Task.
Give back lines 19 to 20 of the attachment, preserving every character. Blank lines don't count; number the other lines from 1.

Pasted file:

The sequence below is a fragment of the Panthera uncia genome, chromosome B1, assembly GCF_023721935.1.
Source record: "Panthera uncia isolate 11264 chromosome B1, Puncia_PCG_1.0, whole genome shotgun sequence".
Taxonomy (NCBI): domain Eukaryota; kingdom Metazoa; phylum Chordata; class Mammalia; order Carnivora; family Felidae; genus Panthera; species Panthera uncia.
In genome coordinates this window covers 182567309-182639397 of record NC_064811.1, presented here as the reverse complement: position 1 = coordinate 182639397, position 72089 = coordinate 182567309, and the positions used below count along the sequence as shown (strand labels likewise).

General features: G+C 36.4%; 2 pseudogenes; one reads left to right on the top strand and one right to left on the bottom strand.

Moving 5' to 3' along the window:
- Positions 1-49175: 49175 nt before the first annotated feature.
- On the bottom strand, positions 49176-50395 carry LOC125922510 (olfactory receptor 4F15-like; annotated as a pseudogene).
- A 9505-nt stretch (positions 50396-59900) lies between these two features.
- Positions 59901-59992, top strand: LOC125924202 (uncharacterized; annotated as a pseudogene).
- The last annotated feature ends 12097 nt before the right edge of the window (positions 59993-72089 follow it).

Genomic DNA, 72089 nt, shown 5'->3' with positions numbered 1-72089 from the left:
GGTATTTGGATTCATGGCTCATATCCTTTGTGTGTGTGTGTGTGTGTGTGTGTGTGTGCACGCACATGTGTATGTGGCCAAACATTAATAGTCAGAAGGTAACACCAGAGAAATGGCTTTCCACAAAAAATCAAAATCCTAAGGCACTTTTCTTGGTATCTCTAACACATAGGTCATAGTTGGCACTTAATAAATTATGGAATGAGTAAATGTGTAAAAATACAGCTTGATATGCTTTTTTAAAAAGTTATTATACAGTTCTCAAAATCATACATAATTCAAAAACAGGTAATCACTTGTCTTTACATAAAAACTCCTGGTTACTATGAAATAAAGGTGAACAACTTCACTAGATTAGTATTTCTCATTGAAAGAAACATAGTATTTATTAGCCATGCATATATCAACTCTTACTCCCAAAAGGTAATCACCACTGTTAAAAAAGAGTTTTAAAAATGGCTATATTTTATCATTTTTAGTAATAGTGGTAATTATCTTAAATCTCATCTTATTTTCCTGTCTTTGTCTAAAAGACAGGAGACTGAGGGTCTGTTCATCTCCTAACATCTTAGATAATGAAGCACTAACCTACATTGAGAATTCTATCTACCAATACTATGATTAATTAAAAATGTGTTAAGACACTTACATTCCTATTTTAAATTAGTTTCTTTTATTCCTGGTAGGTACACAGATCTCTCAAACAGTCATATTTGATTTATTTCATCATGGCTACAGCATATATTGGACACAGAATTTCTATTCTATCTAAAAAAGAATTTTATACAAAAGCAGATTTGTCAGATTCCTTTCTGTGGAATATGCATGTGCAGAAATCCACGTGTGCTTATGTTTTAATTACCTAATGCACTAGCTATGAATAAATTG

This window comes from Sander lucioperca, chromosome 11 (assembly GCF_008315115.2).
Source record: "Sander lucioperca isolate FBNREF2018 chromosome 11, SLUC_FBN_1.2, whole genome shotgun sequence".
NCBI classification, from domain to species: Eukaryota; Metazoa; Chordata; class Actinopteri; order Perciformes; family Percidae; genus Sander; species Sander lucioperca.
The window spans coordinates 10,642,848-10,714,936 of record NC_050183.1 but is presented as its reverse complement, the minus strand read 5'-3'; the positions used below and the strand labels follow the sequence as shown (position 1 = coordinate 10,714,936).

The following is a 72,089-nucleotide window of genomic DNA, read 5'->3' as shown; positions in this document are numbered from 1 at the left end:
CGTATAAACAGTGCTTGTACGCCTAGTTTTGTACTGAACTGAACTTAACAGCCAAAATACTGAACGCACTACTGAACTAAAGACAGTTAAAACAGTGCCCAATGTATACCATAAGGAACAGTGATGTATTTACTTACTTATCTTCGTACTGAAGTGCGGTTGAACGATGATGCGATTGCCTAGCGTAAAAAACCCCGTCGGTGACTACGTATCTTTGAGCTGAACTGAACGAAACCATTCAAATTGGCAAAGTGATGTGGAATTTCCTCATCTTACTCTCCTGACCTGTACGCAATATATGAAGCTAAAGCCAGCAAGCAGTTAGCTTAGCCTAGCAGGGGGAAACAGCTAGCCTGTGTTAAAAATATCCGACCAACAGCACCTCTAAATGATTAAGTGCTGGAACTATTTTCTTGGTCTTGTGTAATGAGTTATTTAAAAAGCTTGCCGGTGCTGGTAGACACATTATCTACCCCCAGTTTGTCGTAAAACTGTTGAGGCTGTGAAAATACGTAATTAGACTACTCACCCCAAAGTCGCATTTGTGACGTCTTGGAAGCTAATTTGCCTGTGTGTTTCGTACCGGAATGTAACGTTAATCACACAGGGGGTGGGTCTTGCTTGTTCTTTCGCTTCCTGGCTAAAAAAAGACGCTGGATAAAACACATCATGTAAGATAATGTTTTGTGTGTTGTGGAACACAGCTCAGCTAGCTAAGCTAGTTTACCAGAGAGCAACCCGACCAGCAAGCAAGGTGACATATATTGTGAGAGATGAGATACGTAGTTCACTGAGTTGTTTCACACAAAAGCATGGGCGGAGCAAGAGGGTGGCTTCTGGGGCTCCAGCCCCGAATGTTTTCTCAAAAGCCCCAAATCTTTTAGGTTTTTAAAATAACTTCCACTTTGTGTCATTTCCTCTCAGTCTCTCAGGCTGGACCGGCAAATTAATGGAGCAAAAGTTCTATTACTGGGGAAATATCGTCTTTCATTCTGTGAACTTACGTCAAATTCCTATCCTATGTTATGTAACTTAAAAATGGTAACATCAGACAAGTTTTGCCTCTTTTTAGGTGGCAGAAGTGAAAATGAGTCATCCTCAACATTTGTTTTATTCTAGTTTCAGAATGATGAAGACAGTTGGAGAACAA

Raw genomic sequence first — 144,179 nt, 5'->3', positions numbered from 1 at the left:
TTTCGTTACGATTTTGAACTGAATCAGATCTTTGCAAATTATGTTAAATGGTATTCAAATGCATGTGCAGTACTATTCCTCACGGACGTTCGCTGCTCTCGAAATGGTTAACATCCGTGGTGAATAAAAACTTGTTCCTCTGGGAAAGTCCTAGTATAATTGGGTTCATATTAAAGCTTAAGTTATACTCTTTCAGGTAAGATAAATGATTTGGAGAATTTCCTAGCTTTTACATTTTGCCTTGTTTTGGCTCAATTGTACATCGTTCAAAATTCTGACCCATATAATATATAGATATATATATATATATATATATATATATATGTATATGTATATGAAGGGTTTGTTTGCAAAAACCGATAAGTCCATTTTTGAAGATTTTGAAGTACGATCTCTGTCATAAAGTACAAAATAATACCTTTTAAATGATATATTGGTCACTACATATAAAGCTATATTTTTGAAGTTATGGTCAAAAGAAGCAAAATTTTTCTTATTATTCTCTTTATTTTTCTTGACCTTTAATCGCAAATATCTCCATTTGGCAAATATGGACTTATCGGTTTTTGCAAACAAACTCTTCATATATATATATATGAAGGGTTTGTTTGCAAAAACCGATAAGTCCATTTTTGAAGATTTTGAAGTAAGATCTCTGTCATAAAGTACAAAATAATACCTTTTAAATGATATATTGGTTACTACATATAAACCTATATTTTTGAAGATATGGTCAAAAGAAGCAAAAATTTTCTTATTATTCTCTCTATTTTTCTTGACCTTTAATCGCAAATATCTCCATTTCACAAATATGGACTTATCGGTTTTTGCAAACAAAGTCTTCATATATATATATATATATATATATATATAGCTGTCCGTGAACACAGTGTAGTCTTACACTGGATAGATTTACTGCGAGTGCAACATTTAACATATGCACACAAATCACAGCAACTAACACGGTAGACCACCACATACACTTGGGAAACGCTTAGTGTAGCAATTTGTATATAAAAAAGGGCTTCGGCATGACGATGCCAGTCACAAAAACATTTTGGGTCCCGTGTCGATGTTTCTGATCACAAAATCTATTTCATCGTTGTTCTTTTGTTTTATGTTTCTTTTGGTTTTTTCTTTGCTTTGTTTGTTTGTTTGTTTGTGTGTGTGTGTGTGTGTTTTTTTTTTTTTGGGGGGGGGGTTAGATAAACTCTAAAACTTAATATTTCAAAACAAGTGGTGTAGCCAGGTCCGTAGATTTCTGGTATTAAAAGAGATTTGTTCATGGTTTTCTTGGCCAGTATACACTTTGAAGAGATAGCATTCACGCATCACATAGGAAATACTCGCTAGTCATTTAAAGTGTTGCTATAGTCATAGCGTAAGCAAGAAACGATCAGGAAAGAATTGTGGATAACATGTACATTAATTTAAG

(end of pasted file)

CGTATAAACAGTGCTTGTACGCCTAGTTTTGTACTGAACTGAACTTAACAGCCAAAATACTGAACGCACTACTGAACTAAAGACAGTTAAAACAGTGCCCAATGTATACCATAAGGAACAGTGATGTATTTACTTACTTATCTTCGTACTGAAGTGCGGTTGAACGATGATGCGATTGCCTAGCGTAAAAAACCCCGTCGGTGACTACGTATCTTTGAGCTGAACTGAACGAAACCATTCAAATTGGCAAAGTGATGTGGAATTTCCTCATCTTACTCTCCTGACCTGTACGCAATATATGAAGCTAAAGCCAGCAAGCAGTTAGCTTAGCCTAGCAGGGGGAAACAGCTAGCCTGTGTTAAAAATATCCGACCAACAGCACCTCTAAATGATTAAGTGCTGGAACTATTTTCTTGGTCTTGTGTAATGAGTTATTTAAAAAGCTTGCCGGTGCTGGTAGACACATTATCTACCCCCAGTTTGTCGTAAAACTGTTGAGGCTGTGAAAATACGTAATTAGACTACTCACCCCAAAGTCGCATTTGTGACGTCTTGGAAGCTAATTTGCCTGTGTGTTTCGTACCGGAATGTAACGTTAATCACACAGGGGGTGGGTCTTGCTTGTTCTTTCGCTTCCTGGCTAAAAAAAGACGCTGGATAAAACACATCATGTAAGATAATGTTTTGTGTGTTGTGGAACACAGCTCAGCTAGCTAAGCTAGTTTACCAGAGAGCAACCCGACCAGCAAGCAAGGTGACATATATTGTGAGAGATGAGATACGTAGTTCACTGAGTTGTTTCACACAAAAGCATGGGCGGAGCAAGAGGGTGGCTTCTGGGGCTCCAGCCCCGAATGTTTTCTCAAAAGCCCCAAATCTTTTAGGTTTTTAAAATAACTTCCACTTTGTGTCATTTCCTCTCAGTCTCTCAGGCTGGACCGGCAAATTAATGGAGCAAAAGTTCTATTACTGGGGAAATATCGTCTTTCATTCTGTGAACTTACGTCAAATTCCTATCCTATGTTATGTAACTTAAAAATGGTAACATCAGACAAGTTTTGCCTCTTTTTAGGTGGCAGAAGTGAAAATGAGTCATCCTCAACATTTGTTTTATTCTAGTTTCAGAATGATGAAGACAGTTGGAGAACAA

Raw genomic sequence first — 144,179 nt, 5'->3', positions numbered from 1 at the left: